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EU chemical manufacturer uses automated thermal drones for daily risk analysis

Armor Group, a leading European manufacturer of industrial inks, said it has started using a drone-in-a-box solution for daily monitoring and preventive inspection at a French manufacturing site whose atmosphere has been classified as ” potentially explosive”. The company’s La Chevrolière site now benefits from the Hoverseen automatic docking system for Parrot ANAFI thermal drones.

The La Chevrolière unit of the Armor group is dedicated to the manufacture of inking rollers for printing barcodes and flexible photovoltaic films. It is located in a suburban area, about 5 km from Nantes airport.

Welcoming a workforce of 350 people over an area of ​​9 hectares, the site combines a double explosive risk (ATEX) and an environmental risk (ICPE), according to European standards.

Conventionally, the safety and security of the La Chevrolière site are ensured using a network of surveillance cameras, a video management solution and a team of on-site security officers.

However, this arrangement did not fully cover all parts of the site, thus limiting the inspection of many hard-to-reach areas to a few annual interventions. Thus, the company has embarked on the exploration of drone solutions with three main objectives: to optimize the monitoring of premises, to reinforce the safety of people and to reduce the risk of fire.

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Hoverseen automatic docking system for Parrot ANAFI thermal drones

Armor Group says it chose the Hoverseen system because it was compatible with its previous video management solution and was, essentially, “as easy as adding a new IP camera”. The company connected the docking station to its private and secure internal network and obtained authorization to fly without a remote pilot from the Direction Générale de l’Aviation Civile (DGAC).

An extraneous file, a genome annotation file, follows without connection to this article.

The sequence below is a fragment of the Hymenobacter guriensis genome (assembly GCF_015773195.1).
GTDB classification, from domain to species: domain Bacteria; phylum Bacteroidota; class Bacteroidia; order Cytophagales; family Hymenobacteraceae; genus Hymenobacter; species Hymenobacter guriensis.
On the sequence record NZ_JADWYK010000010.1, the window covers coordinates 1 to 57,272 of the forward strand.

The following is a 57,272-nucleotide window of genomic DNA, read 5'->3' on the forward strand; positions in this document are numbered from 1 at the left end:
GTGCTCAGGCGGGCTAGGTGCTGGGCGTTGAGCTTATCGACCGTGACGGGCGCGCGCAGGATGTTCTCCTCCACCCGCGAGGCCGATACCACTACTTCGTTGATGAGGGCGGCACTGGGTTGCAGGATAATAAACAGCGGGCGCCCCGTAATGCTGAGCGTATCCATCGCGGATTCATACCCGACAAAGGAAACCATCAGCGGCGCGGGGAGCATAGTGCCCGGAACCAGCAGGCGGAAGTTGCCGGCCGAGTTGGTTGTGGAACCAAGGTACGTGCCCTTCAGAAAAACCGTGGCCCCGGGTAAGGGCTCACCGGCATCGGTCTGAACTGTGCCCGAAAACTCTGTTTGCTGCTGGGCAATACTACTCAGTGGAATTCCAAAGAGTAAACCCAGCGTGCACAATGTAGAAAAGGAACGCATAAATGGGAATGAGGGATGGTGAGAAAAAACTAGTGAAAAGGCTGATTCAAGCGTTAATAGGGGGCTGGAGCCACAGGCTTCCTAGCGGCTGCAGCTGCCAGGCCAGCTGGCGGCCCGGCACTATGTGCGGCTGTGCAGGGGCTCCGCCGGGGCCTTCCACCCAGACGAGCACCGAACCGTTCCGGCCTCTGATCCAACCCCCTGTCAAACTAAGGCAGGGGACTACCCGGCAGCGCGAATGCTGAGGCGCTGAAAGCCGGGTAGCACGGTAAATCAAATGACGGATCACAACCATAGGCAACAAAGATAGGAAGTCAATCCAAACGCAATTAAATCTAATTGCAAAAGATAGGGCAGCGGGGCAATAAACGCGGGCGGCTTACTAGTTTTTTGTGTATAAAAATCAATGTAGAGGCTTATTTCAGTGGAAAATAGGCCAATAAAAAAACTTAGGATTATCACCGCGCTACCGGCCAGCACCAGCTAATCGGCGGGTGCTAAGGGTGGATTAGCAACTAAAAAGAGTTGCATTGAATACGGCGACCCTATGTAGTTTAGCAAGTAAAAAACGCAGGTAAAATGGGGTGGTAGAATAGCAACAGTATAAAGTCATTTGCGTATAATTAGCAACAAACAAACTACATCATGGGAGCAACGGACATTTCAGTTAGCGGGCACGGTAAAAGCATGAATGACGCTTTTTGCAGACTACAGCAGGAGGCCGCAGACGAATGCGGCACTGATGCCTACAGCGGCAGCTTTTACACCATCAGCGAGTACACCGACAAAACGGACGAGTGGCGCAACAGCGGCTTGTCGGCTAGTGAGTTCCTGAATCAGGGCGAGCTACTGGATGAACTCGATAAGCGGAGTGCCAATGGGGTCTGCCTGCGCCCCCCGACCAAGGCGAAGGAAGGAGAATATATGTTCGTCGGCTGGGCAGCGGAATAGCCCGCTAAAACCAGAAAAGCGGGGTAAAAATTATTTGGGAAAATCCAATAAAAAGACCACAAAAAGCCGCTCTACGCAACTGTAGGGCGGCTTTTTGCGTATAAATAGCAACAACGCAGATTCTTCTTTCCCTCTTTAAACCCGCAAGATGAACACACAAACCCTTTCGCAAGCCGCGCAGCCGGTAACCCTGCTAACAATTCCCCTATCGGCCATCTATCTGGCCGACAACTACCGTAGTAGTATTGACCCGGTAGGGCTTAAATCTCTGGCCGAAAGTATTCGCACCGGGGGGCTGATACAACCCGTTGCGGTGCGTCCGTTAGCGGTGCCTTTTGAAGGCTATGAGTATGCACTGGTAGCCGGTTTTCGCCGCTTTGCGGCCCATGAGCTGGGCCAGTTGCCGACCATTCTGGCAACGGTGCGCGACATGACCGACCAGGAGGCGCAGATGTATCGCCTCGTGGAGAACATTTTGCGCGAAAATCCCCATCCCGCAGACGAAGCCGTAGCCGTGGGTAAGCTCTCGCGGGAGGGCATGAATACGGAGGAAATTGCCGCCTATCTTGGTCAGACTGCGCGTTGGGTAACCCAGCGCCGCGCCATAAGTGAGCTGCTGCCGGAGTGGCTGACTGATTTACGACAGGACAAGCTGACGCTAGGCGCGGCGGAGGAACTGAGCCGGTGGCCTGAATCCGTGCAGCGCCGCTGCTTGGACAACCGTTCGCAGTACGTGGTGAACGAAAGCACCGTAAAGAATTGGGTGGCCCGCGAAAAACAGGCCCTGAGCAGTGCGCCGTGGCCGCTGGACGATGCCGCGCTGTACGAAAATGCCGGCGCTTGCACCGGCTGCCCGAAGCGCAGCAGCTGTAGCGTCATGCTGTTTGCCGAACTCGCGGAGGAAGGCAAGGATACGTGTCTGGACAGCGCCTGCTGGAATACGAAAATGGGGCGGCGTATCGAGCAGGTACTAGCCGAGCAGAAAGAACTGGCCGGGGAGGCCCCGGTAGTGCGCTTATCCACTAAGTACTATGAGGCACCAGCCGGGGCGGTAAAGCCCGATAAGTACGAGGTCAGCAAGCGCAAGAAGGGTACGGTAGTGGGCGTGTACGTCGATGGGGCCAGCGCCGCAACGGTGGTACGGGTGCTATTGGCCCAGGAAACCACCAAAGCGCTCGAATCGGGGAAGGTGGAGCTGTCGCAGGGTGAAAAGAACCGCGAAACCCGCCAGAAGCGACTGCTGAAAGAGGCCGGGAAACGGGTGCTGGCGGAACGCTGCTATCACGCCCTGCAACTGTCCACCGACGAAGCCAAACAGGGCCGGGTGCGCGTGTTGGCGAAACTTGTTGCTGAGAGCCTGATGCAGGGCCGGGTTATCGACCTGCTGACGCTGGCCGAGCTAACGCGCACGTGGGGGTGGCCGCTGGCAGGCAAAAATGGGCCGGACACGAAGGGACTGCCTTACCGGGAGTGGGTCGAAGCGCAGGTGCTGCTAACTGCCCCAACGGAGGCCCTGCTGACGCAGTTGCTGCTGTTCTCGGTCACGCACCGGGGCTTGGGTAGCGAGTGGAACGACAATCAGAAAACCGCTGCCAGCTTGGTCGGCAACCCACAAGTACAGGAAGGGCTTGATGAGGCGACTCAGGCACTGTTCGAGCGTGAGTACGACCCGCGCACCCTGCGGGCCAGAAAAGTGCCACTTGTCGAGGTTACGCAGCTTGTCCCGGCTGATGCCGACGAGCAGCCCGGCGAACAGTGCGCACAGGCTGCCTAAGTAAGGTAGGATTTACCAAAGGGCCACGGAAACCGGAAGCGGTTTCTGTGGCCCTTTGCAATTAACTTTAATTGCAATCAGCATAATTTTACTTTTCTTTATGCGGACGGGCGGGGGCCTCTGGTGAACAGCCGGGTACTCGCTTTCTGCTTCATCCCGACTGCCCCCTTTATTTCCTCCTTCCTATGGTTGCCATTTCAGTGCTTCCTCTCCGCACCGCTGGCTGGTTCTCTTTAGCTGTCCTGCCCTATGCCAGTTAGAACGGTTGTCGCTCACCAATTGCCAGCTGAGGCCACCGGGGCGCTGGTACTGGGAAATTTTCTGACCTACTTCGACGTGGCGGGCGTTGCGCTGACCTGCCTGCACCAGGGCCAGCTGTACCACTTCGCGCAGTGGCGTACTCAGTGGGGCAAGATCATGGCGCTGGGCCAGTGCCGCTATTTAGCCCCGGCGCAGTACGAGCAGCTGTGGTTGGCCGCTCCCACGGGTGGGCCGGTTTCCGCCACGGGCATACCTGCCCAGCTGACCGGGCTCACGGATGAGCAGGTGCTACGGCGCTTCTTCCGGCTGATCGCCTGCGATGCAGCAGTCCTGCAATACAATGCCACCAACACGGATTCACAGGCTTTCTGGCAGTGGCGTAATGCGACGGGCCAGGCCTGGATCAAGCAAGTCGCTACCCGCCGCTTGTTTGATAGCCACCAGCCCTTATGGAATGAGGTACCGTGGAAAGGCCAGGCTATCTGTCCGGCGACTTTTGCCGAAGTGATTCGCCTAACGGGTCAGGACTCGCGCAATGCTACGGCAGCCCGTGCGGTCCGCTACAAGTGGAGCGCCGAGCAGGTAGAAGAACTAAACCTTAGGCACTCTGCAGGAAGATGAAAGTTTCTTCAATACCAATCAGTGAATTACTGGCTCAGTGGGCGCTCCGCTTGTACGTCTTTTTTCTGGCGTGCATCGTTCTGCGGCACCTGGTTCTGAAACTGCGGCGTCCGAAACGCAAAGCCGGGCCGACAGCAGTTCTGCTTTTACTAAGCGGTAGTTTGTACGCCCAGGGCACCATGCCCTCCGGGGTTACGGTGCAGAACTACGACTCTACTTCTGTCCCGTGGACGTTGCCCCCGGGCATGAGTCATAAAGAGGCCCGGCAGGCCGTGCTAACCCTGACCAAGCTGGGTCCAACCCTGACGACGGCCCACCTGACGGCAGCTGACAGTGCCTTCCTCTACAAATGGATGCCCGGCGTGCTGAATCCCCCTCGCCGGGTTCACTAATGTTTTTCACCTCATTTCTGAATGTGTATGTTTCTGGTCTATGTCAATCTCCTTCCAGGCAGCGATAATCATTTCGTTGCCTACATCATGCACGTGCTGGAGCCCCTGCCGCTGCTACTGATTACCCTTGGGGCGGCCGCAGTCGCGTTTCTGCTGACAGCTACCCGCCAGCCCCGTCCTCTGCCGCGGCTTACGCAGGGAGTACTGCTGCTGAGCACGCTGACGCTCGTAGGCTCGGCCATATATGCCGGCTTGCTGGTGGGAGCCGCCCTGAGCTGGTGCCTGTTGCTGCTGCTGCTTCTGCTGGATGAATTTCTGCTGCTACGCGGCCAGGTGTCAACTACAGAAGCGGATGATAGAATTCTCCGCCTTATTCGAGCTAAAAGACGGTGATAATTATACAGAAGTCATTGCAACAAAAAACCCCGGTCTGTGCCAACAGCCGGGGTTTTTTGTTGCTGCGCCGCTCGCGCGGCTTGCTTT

Hoverseen Drone Dock

The system defined the shortest and safest drone surveillance paths for areas that were typically overlooked during manual inspections. And today, the La Chevrolière site performs several automatic flights a day, without a remote pilot, and under the supervision of security guards.

The drone company Parrot explains in its Blog:

They launch the flights and observe the video feedback in real time on the security screens. Within minutes, they have a complete aerial view of the terrain. They can visualize areas that are difficult to access or difficult to control, such as the roofs of buildings or delivery docks.
Their movements on site are thus more limited, and the associated risk is reduced, particularly in the event of intrusion.

In addition, for preventive maintenance, the Parrot ANAFI thermal drone is configured to watch for unusual temperature variations or an abnormal situation in a difficult-to-access area.

Armor Group claims that the ability to identify risky situations well in advance of an incident allows the company to quickly determine the right course of action. In addition, the firm keeps the aerial images after the flights, so that they can be used to analyze the evolution of the site over time.

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